The Catholicity of the Reformation

The Catholicity of the Reformation

Lutherans in Augsburg insisted upon traditional teachings about the Trinity both to show that they were orthodox Christians but also to underscore the unity of the Trinity in working ‘for us and for our salvation’ as Father, Son, and Holy Spirit.

~Timothy Wengert

Dear People of God,

The Reformation is said to have begun on October 31, 1517, when Martin Luther nailed his 95 Theses on the door of Castle Church. He was not out to start a new church. He acknowledged over time abuses had crept into the church that undermined the clarity of the gospel. And, so he worked to overturn and correct the abuses. It got him in to trouble, partly because he was no pushover, but mostly because his reforms would be like pushing a pin into a balloon—it would destroy the prevailing norms of the church of his time.

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The central issue of the Reformation was justification of the godless through faith alone. That is, a person is not made right in the eyes of God by what they have done or who they are. Human beings, no matter their age, have absolutely no goodness or righteousness of their own. We stand condemned in our sin. Instead, God justifies the ungodly when they believe that Jesus Christ died and was raised for their sins. Faith is itself the gift of God whom he places within human beings. Therefore, it is not a matter of free will, but of God’s will because God is the Almighty.

Was the Reformation, then, a refutation of all Christians since the time of the apostles in the early church. Was the time between the first generation of Christians and the Reformation, a period of about 1500 years, darkness and darkness only? By no means. For we have a promise of God— “For as the rain and the snow come down from heaven, and do not return there until they have watered the earth, making it bring forth and sprout, giving seed to the sower and bread to the eater, so shall my word be that goes out from my mouth; it shall not return to me empty, but it shall accomplish that which I purpose, and succeed in the thing for which I sent it” (Isa. 55:10-11).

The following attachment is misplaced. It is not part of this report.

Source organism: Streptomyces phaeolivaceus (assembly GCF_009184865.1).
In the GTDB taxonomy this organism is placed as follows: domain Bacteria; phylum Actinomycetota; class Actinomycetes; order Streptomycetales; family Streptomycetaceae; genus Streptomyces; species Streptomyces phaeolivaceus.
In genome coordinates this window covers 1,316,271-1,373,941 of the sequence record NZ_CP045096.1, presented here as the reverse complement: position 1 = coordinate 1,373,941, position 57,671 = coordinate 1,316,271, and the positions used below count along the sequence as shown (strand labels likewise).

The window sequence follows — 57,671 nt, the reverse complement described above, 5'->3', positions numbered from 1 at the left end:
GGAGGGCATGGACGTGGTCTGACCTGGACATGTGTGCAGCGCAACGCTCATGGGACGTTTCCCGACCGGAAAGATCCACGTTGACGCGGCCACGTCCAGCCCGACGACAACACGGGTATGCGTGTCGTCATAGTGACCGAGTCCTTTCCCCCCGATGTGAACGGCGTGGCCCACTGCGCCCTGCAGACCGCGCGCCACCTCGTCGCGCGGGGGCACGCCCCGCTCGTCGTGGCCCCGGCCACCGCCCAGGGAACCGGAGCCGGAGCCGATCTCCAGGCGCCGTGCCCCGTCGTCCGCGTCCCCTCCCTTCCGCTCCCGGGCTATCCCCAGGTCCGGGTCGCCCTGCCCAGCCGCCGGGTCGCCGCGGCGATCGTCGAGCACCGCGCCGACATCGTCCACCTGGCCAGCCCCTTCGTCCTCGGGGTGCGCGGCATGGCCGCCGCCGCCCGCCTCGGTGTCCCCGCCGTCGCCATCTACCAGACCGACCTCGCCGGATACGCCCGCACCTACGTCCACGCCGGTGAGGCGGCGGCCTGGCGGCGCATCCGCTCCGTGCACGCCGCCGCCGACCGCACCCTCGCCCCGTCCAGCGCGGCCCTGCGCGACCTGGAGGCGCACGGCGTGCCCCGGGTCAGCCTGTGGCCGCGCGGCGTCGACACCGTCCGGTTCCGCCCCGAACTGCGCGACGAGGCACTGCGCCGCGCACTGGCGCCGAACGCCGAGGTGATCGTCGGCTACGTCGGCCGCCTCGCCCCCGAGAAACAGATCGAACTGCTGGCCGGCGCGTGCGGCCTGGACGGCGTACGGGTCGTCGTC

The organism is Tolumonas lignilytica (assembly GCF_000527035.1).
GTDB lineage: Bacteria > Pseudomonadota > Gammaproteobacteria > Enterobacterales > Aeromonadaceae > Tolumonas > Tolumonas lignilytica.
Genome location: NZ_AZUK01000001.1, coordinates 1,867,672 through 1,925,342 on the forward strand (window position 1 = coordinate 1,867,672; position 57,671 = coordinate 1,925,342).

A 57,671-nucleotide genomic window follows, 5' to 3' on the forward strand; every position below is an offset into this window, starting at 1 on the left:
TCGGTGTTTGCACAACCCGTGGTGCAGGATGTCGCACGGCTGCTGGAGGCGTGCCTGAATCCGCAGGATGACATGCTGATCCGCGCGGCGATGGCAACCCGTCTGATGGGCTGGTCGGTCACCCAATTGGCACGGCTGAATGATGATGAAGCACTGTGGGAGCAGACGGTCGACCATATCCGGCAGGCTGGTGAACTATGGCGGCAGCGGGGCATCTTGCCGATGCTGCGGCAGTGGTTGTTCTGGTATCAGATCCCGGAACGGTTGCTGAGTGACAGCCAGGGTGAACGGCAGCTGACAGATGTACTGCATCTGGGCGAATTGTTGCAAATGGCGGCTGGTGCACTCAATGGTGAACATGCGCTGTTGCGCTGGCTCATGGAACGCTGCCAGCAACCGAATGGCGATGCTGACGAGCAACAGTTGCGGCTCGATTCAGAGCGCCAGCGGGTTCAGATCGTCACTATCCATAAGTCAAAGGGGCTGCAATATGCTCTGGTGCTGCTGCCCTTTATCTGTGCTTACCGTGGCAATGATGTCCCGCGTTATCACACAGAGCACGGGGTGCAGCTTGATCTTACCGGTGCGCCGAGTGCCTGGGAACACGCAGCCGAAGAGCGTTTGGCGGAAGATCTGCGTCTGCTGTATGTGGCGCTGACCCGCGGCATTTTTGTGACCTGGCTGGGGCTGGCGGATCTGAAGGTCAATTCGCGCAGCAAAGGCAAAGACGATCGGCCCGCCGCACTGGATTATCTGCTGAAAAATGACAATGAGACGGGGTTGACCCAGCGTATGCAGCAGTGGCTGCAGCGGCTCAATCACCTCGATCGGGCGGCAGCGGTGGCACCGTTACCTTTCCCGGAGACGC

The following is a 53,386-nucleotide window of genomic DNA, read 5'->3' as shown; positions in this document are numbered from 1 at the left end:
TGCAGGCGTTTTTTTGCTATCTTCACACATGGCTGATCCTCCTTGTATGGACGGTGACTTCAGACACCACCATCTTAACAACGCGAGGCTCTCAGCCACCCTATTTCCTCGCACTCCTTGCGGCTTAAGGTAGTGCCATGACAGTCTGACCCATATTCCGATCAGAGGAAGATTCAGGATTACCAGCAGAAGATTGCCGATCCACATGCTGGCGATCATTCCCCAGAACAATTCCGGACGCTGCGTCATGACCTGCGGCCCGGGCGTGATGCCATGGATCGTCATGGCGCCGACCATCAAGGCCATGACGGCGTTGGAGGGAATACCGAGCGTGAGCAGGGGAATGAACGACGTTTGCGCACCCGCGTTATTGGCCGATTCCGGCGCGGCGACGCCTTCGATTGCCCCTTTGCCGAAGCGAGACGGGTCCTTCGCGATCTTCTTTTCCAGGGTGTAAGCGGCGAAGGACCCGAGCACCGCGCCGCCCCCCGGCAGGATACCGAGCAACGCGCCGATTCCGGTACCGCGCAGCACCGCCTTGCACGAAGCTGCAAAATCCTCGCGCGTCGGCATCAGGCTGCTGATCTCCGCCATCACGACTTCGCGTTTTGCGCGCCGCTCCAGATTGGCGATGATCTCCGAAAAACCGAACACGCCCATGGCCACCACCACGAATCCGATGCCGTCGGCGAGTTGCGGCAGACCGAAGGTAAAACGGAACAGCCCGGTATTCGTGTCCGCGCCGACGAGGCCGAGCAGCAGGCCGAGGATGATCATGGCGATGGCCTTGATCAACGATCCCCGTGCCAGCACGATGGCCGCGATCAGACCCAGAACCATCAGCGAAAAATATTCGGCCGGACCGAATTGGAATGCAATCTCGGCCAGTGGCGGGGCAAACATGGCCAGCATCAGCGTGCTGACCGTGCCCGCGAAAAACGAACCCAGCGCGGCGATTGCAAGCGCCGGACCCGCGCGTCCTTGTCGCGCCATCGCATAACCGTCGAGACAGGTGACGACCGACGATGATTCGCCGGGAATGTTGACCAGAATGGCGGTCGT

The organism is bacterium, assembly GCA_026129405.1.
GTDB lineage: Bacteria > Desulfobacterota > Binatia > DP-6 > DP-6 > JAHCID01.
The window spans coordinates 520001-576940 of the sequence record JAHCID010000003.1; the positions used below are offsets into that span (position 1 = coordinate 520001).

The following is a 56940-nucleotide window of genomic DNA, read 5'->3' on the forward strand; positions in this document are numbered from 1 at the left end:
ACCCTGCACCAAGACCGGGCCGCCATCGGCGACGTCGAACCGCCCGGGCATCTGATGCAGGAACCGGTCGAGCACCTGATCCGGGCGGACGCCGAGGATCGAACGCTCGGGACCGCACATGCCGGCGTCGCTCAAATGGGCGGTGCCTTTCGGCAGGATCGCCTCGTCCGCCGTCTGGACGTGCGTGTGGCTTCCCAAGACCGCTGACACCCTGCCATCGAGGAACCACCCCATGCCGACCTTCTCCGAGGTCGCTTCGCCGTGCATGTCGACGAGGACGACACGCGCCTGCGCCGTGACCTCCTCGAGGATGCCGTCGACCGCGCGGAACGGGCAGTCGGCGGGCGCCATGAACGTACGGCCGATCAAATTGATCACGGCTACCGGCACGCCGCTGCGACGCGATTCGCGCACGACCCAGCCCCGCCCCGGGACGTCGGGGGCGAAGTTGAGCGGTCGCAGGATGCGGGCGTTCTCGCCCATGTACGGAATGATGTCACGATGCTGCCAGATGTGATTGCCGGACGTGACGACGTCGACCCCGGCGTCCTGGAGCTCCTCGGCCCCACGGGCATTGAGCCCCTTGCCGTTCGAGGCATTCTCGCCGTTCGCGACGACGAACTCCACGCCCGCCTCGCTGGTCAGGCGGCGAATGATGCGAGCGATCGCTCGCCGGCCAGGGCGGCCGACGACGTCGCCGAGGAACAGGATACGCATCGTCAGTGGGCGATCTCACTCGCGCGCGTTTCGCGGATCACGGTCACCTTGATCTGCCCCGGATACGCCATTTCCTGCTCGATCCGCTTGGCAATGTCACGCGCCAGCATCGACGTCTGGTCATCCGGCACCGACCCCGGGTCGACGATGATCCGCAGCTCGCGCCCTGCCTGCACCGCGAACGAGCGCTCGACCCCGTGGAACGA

Though the church has been and continues to experience corruption, especially by those in power, God has not abandoned the sheep of his fold. He has sent out his Word and it will not ever return empty (Nor has it ever). It will indeed accomplish that for which God has sent it. When we confess the Apostles’ Creed, we confess we believe in “the holy catholic church.” Which means there must at all times be those who bear the name of Christ, even if just a faithful few.

The Reformation was catholic. Not Roman. Universal. The Reformation acknowledged that yes there may be darkness that creeps into the church, but the light of Christ has never been extinguished, nor will it ever be. God the Holy Spirit has been at work in every era. Which is why churches of the Reformation affirm traditional teachings on the Trinity. To deny the Trinity is to deny who God is, which is to forfeit being a Christian. The teaching of the Holy Trinity is not an old, stuffy doctrine of no use to us “more enlightened” people. This teaching points us to our salvation.

As we confess to believe: “The entire Holy Trinity, God the Father, Son, and Holy Spirit, directs all people to Christ as the Book of Life, in whom they should seek the Father’s eternal election” (Formula of Concord, Solid Declaration 11:66). Peace and joy,

Pastor Levi Powers
Mount of Olives Lutheran Church
Rock Springs, WY